So as I was sitting here typing away in WordPerfect (Mac) version 3.5e, it suddenly occurred to me that we are in a Version 3 Era, with so many s/w packages standing at version 3.x – AOL is at 3.3, Adobe Photoshop recently released 3.3 as well, FileMaker Pro is now at 3.2, and venerable Netscape has its 3.4 version available for download. And regardless of whether you are running MacOS 7.8.1 or Windows 4.2, you’ve got to admit these are all well-seasoned…huh?
::sound of alternative-reality curtain parting::
No, I don’t suppose you HAVE heard of those versions.
You would have if version-numbering had continued on its original trajectory. AOL software (bless its inefficiently compiled little heart) spent a long long time climbing the ladder from version 2.0 to 2.7 as various features were added and improved upon, and the 3.0 release was deserving of the digit, but nothing since then has deserved more than a decimal point. Adobe Photoshop’s version 3.0 was a superlative release, with its separate layers that were so much easier to work with than channels alone, but aside from confusing the hell out of us by moving all the menu commands, keystroke equivs, and palette items around, has Adobe done anything to Photoshop aside from minor treaking since then? I suppose the text-editing layer of what they called version 5 might have been worth a full version number to some folks, but even then by no stretch ought they to be claiming anything beyond 4.x! FileMaker’s 3.0 was the incredible jump from flat-file + some cute tricks you could do with lookups and calling external scripts to fully relational, but has anything that’s been added since justified ratcheting up the version numbers like they’ve been doing? And Netscape…oh please! Only the Java has made version 3.0 substantially different from what they call 6.
Apple is heralding the coming of X, an awkward visual pun combining the “X” of Unix and X-windowing with the “X” of Roman numeral ten, but to get to ten they had to sprint from an 8 that wasn’t spectacularly different from 7 (certainly no more than 7.5 was different from 7.1) and a so-called MacOS 9 that looks and feels a hell of a lot like 8. Heck, Apple spent years improving good old System 6 back in the late 80s and early 90s and STILL was calling it version 6.0.8 when they retired the series, relegating all their modifications to the lowly status of bug fixes in a burst of candor not repeated since.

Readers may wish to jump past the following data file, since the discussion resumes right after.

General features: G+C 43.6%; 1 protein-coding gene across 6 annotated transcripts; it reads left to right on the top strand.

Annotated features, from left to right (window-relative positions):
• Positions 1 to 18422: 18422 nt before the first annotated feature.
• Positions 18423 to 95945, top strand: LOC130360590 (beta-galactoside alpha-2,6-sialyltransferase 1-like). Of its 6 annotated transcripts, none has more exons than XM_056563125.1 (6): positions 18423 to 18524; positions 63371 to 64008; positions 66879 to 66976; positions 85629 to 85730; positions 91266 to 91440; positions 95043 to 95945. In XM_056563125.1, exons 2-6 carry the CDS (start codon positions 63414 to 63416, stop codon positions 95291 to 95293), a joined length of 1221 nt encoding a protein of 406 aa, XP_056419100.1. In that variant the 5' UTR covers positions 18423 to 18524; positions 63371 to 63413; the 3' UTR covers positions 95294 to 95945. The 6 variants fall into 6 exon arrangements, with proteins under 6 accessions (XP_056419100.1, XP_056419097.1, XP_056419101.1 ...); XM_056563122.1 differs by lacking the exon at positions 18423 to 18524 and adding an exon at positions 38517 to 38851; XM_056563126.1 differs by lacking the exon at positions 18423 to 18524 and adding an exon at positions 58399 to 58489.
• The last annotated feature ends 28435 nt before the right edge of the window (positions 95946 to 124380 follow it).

You notice the prominent lack of any mention of that software company from Redmond. Yeah, Microsoft dodges the bullet by replacing version numbering entirely with year-release dates. So what if Windows98 was not the jump from Windows95 that Windows95 was from Windows 3.11? Did they ever say otherwise? No, they just did their darndest to imply that it was a must-have upgrade for which you should pay more money, and never mind that sub-version upgrades are conventionally free or at least cheaper than that. So they stand above the fray of this diatribe, as it obviously isn’t their fault that the average end user doesn’t realize that Windows Millennium Edition is to Windows95 no more than what 4.2 would be to 4.0 if they were still using numbers…right?
But a completely sincere three cheers for WordPerfect, the version of which on the Mac side still starts with a 3 even after Novell bought the original company and then sold the works to Corel, both corporations having folded in some changes and made new releases along the way. It is a genuine 3 and a pretty nice word processor and if Corel changes their mind and continues to develop the product, I’ll continue to acquire the upgrades as they make improvements.
Even if they don’t try to call it “version 6” and tout it as the biggest thing since the arrival of the mouse and the GUI.